Recent news about Municipal Corporation of Greater Mumbai’s (MCGM’s) plan to establish seven massive sewage recycling plants/stations in Mumbai brings hope for changing the city’s sewage treatment situation. The cumulative sewage treatment capacity planned is 2,460 million litres per day (mld). The stringent recycling standards (10 mg/L for BOD) recently issued by the National Green Tribunal (NGT) has put tremendous pressure on the Indian cities to develop the new sewerage infrastructure to meet these standards.

On one side, it may look like a burden; however, it opens the door for many new opportunities. For example, as all sewage needs to be treated to this high discharge standard, municipal governments need to make efforts to utilise this treated water for secondary usages in the city. The figure below shows such a framework proposed by us based on Circular Economy (CE), which will enable cities to help develop strategies for recycling of sewage.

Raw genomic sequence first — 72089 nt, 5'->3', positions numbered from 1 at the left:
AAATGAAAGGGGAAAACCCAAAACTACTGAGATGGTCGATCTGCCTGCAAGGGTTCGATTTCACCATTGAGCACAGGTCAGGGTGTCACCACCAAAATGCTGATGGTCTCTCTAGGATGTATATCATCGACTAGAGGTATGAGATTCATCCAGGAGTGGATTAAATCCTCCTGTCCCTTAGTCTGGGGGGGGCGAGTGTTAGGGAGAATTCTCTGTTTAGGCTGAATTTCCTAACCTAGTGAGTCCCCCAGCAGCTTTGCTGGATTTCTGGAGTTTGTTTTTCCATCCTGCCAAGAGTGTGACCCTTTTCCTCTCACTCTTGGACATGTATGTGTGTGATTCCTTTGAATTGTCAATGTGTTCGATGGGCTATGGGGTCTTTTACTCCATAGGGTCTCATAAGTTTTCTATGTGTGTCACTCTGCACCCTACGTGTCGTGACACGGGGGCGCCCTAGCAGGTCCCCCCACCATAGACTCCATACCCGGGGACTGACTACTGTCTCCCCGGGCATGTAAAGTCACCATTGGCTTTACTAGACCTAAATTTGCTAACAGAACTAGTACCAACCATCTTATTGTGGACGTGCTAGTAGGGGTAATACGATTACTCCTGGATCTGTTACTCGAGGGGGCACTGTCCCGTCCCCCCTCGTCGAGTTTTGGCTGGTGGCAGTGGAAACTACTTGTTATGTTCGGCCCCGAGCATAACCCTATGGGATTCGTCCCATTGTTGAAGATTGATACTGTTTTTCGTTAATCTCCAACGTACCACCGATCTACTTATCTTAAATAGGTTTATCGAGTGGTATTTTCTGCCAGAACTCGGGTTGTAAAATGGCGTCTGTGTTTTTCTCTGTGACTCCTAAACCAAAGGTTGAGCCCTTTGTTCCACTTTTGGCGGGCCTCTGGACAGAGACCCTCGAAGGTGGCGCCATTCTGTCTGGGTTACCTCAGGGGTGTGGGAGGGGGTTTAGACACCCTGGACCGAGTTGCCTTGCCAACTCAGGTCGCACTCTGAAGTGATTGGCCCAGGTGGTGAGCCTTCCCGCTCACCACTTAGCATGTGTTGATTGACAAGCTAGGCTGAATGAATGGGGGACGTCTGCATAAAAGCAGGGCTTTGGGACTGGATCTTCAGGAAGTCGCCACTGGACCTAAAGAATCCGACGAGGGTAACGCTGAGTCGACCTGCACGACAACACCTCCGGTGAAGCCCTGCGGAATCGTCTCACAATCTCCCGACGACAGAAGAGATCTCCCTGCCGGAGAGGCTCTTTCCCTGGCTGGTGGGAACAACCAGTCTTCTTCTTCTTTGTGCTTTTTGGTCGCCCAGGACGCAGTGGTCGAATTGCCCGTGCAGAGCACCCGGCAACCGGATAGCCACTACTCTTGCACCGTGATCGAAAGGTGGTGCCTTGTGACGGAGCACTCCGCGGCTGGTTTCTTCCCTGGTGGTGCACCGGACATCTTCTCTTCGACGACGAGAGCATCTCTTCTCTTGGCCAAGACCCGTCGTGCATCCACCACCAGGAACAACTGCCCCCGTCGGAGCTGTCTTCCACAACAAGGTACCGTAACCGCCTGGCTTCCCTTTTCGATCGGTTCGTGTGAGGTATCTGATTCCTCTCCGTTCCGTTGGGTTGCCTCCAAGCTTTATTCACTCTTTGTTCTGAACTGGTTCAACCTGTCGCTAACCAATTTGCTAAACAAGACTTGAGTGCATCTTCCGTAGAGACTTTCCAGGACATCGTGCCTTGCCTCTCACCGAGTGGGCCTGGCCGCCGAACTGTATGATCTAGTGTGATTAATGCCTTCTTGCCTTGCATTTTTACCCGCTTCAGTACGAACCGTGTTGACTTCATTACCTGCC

Huge investment

Sewage treatment needs a tremendous amount of investment. To achieve the high effluent water quality standard, the MCGM plans to spend around ₹20,000 crore for its seven new sewage treatment plants (STPs). However, making such a vast investment demands that this must be followed with efforts to fully utilise the huge volume of recycled water that will be generated; else, this will lead to unproductive investment. The good part is that recycling stations will be constructed; however, it is unknown who will consume the treated sewage unless there is a market for it.